The investment banking firms on Wall Street are predicted to cut up to 10,000 jobs in 2012 on top of the 1800 jobs eliminated since April of this year. The industry lost about $3 billion in the third quarter of 2011 and total forecasted profits will be lower than expected.
While New York City will feel some pain from losing these highly paid jobs, the rest of the country and our nation’s economy will probably be better off.
It takes a lot of profits to pay the big salaries and bonuses of these Wall Street paper-pushers who make a living from cutting deals and promoting investments. That means the products they market have to offer higher and higher returns—translated that means riskier and riskier investments.
The securities industry could afford all these employees because they promoted greed and created unsound investment products that made them easy money. The result was the collapse of our economy and the Great Recession.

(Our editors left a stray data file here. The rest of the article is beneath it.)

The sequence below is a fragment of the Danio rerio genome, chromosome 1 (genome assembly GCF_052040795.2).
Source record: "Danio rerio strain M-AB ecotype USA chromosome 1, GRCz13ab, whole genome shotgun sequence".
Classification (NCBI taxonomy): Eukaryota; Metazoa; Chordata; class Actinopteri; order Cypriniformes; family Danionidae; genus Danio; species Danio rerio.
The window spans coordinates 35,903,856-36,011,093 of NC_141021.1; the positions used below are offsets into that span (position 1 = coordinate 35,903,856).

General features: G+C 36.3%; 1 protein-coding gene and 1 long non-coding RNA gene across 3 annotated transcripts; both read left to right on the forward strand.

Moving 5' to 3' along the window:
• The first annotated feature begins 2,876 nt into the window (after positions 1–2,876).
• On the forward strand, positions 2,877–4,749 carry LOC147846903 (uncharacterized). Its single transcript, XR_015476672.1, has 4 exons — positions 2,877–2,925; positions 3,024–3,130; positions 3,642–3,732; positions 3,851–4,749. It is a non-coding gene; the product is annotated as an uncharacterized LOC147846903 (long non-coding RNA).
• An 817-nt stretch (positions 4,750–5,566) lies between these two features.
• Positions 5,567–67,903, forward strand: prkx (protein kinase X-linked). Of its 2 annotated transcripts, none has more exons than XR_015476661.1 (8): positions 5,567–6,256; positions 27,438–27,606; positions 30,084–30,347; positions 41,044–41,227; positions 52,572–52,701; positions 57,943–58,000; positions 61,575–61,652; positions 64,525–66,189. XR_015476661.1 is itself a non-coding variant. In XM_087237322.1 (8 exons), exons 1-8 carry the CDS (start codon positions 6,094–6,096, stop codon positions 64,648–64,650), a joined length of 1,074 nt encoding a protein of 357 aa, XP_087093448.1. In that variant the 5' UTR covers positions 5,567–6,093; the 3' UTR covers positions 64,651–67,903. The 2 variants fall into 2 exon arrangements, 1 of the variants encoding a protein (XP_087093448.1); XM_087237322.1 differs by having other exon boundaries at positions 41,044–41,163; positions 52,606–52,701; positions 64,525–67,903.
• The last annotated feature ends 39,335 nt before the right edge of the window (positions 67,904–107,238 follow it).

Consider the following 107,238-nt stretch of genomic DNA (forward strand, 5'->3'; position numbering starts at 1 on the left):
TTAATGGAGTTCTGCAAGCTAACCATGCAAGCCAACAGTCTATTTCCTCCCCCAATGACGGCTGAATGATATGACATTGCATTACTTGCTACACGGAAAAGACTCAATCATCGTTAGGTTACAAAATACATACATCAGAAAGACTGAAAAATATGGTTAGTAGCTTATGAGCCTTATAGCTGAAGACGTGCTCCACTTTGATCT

Every one of us paid the price for the fast and loose Wall Street deals. So we shouldn’t cry any tears for the investment banking jobs New York will lose. If the city follows the advice of the New York Times, “developing more and different status jobs would be better for New York”.
For the rest of us who worry about Wall Street resuming its irresponsible ways, we should be grateful if the investment banking firms have fewer mouths to feed.